Location: The Met Cloisters, the Fuentidueña Chapel, 99 Margaret Corbin Drive, Fort Tryon Park
Price: General admission $65; up to three accompanying children $1 each
Time: 12:30 p.m. and 3:30 p.m.
Through Sunday, December 29
11. “Janet Ruttenberg: Beholder” at ArtYard
Janet Ruttenberg, age 88, has been quietly been making art, much of it monumental, since her childhood, with no signs of slowing down. As the widow of a wealthy financier, she’s never needed—or wanted—to sell any of it, and she’s rarely shown it, outside of a 2013 show at the Museum of the City of New York. As seen at ArtYard, a community art center in Frenchtown, New Jersey—about an hour and a half’s drive from New York City—Ruttenberg’s massive 15-foot-wide watercolors are a revelation. Boldly colorful, verging on Impressionistic, the paintings are begun en plein air in Central Park, and completed at her nearby studio. Despite her advanced age, Ruttenberg is still experimenting. Two of the works are illuminated with green neon; others incorporate video projection or tiny video screens placed around the painting’s edge, featuring her footage of comings and goings in the park.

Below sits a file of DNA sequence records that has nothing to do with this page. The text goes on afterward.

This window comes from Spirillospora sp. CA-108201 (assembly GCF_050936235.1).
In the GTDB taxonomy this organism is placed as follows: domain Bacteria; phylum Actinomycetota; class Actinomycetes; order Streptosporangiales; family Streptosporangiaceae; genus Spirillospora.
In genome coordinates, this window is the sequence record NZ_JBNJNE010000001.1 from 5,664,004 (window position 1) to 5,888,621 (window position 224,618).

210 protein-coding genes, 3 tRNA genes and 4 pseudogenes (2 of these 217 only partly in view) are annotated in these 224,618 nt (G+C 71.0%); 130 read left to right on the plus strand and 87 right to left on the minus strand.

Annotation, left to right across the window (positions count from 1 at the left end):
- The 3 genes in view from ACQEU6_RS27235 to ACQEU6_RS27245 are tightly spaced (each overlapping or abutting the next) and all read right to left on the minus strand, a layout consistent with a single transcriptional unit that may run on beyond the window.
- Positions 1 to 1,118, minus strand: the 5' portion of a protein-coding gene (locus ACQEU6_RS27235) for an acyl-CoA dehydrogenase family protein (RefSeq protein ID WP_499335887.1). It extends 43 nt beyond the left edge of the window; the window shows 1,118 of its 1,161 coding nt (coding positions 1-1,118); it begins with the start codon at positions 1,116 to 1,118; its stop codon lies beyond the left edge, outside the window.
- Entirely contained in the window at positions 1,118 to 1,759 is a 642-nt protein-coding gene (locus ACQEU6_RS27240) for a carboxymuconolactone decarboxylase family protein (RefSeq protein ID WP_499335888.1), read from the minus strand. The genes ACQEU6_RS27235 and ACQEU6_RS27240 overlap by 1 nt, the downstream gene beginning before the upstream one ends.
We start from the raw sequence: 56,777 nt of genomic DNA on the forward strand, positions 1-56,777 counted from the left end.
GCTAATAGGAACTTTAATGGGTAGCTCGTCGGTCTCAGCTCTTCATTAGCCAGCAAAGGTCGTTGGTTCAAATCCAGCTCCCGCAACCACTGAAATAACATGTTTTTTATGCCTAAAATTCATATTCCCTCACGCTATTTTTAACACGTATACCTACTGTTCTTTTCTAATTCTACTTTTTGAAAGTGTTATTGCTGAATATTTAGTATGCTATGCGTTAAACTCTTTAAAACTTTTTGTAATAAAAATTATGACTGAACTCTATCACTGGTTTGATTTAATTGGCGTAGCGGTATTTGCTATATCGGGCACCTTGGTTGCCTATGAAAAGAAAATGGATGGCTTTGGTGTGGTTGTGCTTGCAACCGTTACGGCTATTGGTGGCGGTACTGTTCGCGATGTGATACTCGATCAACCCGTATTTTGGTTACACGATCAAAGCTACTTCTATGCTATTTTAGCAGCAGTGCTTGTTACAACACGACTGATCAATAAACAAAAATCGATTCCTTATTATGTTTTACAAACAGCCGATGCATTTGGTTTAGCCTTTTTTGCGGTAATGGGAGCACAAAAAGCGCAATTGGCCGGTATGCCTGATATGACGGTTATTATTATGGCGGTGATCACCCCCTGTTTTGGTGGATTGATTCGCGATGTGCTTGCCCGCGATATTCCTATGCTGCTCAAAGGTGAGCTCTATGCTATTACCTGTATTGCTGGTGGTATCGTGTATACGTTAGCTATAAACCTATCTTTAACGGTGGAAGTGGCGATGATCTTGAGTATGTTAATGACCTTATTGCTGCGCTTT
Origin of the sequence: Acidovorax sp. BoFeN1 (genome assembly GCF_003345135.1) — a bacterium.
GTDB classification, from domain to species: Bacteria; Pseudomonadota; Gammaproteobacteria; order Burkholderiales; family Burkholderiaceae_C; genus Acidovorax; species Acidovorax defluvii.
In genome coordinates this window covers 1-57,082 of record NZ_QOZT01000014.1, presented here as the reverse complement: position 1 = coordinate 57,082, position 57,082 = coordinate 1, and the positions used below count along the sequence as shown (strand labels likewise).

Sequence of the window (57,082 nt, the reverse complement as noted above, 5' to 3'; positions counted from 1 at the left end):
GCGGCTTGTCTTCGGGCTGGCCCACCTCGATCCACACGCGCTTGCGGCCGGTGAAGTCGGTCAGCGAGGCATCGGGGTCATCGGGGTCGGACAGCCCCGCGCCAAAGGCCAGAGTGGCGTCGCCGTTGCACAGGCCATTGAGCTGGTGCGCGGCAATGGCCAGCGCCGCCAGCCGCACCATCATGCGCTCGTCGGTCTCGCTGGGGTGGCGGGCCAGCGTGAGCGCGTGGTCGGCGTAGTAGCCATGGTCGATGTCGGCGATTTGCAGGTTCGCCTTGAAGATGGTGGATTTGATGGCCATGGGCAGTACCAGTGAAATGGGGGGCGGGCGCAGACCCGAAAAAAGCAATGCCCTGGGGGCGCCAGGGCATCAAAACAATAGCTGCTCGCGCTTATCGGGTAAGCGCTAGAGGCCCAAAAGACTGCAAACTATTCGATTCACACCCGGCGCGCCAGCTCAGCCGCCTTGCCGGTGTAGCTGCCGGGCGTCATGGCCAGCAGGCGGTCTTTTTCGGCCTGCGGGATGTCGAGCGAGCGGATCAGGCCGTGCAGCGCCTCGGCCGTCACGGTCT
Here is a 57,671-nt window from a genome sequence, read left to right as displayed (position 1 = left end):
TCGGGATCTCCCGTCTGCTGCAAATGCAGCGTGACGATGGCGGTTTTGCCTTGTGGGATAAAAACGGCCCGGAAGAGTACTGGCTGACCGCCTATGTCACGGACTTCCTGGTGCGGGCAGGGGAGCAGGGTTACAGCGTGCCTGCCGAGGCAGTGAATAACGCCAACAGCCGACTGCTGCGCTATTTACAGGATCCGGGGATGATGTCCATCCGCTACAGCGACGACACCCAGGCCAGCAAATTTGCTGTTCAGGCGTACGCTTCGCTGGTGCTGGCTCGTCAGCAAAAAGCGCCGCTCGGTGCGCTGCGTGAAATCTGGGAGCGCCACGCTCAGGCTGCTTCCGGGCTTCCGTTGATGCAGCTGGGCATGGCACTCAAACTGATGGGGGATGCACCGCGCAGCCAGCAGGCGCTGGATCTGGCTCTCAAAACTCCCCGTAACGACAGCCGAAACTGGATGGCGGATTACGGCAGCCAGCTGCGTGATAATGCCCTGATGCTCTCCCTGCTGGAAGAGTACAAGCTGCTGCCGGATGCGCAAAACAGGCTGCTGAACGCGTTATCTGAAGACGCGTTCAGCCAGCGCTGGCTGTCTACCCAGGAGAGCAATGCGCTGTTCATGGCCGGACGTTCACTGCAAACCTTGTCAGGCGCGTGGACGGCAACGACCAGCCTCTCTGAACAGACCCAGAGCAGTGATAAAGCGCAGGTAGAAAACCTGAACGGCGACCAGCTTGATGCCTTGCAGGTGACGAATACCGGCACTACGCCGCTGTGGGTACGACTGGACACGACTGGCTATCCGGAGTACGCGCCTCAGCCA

Location: ArtYard, 62A Trenton Avenue, Frenchtown, New Jersey
Time: Wednesday–Saturday, 11 a.m.–5 p.m.
Through Saturday, January 4
12. “Space Poetry: The Action Paintings of Michael West” at Hollis Taggart
Earlier this year, Hollis Taggart began representing the estate of Abstract Expressionist artist Michael West, who was born Corinne Michelle West. (The artist painted under a male pseudonym in order to be taken more seriously by the art world.) The gallery’s first show of her work is a survey covering the full arc of her career, including works made after West suffered a stroke in 1976 and largely withdrew from the art world.
Location: Hollis Taggart, 521 West 26th Street
Time: Tuesday–Saturday, 10:30 a.m.–5:30 p.m. (check gallery website for holiday closures)
Through Friday, January 17
13. “Zilia Sánchez: Eros” at Galerie Lelong